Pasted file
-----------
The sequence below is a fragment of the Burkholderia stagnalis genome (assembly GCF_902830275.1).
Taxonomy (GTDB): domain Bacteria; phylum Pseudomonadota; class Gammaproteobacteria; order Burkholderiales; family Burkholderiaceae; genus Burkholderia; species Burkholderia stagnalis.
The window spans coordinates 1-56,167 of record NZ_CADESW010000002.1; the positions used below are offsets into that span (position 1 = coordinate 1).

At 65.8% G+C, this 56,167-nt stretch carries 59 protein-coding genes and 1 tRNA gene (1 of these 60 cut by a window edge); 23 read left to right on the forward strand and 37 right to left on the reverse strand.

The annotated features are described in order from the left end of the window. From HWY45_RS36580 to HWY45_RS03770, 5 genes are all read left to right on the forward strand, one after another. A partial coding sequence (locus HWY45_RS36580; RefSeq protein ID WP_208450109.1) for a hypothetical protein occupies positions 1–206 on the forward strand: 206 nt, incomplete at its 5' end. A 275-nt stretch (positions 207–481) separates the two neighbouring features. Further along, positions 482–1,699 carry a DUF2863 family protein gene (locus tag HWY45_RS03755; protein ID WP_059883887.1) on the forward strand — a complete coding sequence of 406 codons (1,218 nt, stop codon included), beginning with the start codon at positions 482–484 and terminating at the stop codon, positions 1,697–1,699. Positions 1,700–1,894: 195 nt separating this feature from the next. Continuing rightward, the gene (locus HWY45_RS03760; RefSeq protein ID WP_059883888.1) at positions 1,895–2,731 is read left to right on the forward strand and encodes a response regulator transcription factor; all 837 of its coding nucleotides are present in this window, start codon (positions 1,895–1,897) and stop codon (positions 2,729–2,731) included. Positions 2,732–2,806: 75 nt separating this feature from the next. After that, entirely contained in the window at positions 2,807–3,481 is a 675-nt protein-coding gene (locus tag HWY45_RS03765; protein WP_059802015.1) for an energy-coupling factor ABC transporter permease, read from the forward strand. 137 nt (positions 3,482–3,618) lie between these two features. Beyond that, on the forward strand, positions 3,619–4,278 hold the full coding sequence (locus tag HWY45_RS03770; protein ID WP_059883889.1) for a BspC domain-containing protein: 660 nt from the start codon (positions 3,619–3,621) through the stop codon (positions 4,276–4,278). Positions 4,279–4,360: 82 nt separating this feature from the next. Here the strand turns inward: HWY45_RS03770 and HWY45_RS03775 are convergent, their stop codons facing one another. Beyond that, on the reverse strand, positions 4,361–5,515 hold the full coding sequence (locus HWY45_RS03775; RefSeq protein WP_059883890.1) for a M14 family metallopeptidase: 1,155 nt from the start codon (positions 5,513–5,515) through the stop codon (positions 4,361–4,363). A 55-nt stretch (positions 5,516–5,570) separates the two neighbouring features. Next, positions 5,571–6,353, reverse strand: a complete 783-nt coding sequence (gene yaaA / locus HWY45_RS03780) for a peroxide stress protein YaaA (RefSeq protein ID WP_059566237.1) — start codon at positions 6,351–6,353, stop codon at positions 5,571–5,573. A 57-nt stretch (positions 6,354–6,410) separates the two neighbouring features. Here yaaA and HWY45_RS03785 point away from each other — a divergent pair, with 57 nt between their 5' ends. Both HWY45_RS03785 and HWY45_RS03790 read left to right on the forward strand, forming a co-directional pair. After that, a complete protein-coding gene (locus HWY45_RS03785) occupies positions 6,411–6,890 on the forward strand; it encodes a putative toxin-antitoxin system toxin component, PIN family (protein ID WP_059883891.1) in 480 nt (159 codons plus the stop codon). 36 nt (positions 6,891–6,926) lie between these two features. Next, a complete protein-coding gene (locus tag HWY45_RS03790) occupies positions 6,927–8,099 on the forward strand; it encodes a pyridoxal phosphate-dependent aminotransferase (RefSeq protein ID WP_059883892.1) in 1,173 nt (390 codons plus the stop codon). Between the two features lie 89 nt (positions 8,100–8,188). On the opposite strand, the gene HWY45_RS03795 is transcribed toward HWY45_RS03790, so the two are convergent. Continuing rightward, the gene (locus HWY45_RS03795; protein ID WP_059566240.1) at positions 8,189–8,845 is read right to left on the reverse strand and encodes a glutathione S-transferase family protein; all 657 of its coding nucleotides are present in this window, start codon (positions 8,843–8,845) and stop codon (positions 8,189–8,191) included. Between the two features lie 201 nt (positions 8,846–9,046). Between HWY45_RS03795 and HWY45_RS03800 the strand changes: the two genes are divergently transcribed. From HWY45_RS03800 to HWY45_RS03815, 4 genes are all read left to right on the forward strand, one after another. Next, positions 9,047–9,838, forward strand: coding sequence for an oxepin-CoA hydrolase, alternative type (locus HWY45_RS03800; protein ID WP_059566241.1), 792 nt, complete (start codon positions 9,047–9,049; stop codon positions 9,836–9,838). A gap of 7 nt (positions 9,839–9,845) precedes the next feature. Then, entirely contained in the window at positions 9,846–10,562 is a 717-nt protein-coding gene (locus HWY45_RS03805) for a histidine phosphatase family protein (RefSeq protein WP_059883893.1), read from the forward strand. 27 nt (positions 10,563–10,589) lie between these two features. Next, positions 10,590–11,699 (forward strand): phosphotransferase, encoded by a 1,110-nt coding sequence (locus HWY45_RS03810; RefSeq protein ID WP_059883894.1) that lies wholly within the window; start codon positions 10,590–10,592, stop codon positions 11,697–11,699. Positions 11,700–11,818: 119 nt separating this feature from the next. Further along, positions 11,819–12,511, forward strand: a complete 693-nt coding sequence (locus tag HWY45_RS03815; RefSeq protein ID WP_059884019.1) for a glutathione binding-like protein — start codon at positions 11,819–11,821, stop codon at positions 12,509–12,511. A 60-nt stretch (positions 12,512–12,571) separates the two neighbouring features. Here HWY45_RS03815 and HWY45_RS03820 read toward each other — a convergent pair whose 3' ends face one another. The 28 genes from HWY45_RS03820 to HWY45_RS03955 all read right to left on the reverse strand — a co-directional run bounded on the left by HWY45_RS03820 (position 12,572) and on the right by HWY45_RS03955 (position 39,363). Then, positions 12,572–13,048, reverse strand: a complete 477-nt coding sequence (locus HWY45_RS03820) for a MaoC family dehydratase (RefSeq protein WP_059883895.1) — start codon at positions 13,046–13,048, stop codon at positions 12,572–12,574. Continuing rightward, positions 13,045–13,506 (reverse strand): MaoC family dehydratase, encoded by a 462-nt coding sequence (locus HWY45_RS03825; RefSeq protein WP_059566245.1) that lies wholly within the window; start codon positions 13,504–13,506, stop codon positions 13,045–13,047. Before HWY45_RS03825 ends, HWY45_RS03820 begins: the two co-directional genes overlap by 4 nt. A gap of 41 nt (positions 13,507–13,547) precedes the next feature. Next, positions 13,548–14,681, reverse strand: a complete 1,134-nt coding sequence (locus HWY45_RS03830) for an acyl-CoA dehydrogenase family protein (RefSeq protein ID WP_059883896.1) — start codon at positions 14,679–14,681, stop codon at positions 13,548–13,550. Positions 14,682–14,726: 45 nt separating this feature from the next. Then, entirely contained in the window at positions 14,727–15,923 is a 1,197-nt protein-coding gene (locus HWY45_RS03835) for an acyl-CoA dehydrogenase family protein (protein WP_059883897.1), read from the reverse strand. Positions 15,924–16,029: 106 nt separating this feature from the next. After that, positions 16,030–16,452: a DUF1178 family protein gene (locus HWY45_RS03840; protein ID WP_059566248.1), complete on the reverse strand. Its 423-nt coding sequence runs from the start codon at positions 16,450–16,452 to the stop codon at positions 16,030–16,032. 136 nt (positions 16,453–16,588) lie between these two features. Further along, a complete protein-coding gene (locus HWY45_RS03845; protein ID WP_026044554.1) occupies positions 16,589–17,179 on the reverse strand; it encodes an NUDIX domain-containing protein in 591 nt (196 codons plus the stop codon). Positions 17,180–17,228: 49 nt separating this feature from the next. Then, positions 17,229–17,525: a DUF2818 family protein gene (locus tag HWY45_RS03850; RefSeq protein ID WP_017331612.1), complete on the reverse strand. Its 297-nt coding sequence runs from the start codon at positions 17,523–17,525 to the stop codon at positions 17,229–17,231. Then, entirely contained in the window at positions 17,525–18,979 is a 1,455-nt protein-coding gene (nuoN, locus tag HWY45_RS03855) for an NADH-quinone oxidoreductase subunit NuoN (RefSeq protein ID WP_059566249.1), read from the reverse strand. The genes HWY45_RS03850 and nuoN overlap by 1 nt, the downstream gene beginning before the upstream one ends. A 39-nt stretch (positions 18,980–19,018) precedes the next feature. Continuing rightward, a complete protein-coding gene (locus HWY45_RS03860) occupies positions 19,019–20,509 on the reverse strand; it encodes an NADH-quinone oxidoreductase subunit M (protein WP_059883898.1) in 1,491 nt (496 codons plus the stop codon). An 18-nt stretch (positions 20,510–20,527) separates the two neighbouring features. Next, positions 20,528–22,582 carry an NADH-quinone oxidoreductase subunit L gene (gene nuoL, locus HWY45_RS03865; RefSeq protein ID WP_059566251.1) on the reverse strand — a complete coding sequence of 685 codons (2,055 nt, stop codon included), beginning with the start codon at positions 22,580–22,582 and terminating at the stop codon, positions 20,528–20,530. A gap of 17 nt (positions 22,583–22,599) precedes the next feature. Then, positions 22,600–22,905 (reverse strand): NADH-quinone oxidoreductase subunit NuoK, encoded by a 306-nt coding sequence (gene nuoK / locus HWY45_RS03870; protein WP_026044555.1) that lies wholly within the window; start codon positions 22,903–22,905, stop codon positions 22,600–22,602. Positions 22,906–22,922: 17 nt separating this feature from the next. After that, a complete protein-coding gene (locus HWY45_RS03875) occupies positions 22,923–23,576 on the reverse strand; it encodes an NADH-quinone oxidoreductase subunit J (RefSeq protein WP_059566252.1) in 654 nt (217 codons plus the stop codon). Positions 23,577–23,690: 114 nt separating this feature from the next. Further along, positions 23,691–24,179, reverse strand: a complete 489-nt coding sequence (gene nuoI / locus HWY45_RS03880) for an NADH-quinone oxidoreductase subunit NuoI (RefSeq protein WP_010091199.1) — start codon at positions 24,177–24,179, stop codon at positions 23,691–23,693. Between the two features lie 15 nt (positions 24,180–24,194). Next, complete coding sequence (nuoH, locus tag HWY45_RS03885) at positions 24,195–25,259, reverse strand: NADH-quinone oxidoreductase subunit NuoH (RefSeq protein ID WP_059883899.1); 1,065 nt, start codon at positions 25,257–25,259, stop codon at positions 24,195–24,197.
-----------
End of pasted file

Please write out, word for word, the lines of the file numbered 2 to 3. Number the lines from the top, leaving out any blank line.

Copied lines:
Taxonomy (GTDB): domain Bacteria; phylum Pseudomonadota; class Gammaproteobacteria; order Burkholderiales; family Burkholderiaceae; genus Burkholderia; species Burkholderia stagnalis.
The window spans coordinates 1-56,167 of record NZ_CADESW010000002.1; the positions used below are offsets into that span (position 1 = coordinate 1).